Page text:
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dc.contributor.authorAlexander, Gavin
dc.date.accessioned2018-11-20T00:31:26Z
dc.date.available2018-11-20T00:31:26Z
dc.date.issued2018-09-19
dc.identifier.issn1471-6941
dc.identifier.urihttps://www.repository.cam.ac.uk/handle/1810/285475
dc.description.abstractIn 1575 George Gascoigne broke with tradition, by attempting to describe the English verse line neither as a Romance accumulation of syllables nor as a classically ordered disposition of longs and shorts but as a grid of prominent and non-prominent accents. I will discuss elsewhere Gascoigne’s peculiar achievement in repurposing the terminology of Greco-Roman speech accent for the analysis of metrical stress, and its implications. My purpose here is simply to note that Gascoigne may not have been travelling quite alone.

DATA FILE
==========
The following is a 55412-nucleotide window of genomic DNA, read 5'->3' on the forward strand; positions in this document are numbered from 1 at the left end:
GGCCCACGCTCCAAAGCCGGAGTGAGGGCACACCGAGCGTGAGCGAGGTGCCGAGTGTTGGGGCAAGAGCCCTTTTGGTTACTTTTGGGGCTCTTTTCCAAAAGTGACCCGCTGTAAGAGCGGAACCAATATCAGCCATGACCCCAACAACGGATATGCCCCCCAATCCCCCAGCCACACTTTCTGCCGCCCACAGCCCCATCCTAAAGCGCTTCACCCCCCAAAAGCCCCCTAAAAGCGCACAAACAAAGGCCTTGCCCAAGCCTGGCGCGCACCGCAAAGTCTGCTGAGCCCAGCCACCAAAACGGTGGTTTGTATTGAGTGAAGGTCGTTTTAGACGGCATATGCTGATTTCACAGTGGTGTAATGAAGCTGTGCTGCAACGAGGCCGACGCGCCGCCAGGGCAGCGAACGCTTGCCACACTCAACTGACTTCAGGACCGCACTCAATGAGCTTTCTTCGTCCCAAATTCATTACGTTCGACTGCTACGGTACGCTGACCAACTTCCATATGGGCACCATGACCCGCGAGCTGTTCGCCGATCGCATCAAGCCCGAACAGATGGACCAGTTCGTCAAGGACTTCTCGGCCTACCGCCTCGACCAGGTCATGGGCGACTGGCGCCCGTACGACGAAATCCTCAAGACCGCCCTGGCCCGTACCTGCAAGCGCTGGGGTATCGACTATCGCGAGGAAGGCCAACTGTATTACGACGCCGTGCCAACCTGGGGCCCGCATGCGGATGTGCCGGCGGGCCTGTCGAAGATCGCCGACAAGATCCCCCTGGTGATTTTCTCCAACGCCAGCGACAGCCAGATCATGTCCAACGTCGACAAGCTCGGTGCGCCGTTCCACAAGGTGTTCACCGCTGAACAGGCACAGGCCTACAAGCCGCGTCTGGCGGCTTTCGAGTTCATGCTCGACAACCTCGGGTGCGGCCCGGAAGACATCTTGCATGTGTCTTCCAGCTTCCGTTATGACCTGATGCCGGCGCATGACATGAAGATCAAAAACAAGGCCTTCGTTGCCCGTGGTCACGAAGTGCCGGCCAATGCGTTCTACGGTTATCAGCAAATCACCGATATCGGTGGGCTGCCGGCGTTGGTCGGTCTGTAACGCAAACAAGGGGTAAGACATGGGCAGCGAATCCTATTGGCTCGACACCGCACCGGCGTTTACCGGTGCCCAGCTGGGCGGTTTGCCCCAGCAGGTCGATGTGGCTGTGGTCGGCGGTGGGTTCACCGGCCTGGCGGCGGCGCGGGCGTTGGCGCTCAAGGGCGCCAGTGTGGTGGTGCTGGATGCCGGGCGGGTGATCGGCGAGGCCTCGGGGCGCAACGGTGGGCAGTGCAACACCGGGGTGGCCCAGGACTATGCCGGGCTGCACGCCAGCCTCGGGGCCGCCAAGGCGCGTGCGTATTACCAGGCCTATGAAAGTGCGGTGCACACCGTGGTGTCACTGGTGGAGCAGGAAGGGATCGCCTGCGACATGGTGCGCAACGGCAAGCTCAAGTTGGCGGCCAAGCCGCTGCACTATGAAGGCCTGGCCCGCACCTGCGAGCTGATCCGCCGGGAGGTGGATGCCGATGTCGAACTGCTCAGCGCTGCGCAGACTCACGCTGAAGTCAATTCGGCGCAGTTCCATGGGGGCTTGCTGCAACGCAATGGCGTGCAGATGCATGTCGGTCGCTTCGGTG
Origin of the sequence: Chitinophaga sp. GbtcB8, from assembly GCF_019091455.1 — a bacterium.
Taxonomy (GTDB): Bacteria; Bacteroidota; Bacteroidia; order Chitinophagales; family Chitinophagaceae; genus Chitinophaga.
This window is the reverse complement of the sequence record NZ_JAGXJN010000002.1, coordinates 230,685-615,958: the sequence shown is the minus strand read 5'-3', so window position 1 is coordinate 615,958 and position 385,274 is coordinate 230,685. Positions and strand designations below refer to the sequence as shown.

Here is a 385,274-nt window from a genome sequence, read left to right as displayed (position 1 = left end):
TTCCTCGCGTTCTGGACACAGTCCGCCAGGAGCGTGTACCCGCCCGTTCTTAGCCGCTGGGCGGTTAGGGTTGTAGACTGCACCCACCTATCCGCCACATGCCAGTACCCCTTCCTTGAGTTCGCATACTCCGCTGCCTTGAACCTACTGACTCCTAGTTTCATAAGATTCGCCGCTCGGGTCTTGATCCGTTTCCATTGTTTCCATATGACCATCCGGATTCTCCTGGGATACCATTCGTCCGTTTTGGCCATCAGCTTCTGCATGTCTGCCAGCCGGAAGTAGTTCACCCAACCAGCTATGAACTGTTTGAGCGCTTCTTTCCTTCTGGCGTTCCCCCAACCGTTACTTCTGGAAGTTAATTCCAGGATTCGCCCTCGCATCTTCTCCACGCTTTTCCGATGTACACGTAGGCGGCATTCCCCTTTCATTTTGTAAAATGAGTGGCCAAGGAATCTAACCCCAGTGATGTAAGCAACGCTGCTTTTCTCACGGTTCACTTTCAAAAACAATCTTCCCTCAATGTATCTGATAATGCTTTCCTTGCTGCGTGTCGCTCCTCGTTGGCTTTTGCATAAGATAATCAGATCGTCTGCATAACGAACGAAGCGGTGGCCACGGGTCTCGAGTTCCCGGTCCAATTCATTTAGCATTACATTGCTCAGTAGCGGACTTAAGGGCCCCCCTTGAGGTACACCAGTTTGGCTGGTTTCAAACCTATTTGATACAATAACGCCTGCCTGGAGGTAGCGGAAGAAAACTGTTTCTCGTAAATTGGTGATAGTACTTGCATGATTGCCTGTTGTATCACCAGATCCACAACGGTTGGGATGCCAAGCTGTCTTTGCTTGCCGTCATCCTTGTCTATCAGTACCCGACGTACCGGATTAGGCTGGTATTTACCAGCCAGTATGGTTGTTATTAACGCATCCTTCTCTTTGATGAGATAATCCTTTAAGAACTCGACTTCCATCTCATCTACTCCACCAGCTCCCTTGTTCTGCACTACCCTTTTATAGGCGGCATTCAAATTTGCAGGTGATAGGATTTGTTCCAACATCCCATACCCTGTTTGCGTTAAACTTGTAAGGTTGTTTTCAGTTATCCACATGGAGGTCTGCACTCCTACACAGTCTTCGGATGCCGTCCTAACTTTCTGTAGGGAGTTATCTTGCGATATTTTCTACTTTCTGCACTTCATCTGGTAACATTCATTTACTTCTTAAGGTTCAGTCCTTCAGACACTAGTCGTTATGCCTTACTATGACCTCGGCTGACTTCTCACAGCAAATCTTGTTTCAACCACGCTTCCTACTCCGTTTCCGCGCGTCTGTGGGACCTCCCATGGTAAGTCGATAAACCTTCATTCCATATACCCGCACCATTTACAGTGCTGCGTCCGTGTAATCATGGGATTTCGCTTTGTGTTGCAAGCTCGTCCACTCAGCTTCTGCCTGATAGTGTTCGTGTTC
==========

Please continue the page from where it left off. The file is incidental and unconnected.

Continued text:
dc.publisherOxford University Press
dc.titleGascoigne and Trissino: Vernacular Metre and Accentual Feet
dc.typeArticle
prism.publicationDate2018
prism.publicationNameNotes and Queries
dc.identifier.doi10.17863/CAM.32833
dcterms.dateAccepted2018-08-09
rioxxterms.versionofrecord10.1093/notesj/gjy131
rioxxterms.licenseref.urihttp://www.rioxx.net/licenses/all-rights-reserved
rioxxterms.licenseref.startdate2018-09-19
dc.contributor.orcidAlexander, Gavin [0000-0002-0322-1015]
dc.identifier.eissn1471-6941
rioxxterms.typeJournal Article/Review
rioxxterms.freetoread.startdate2019-09-19


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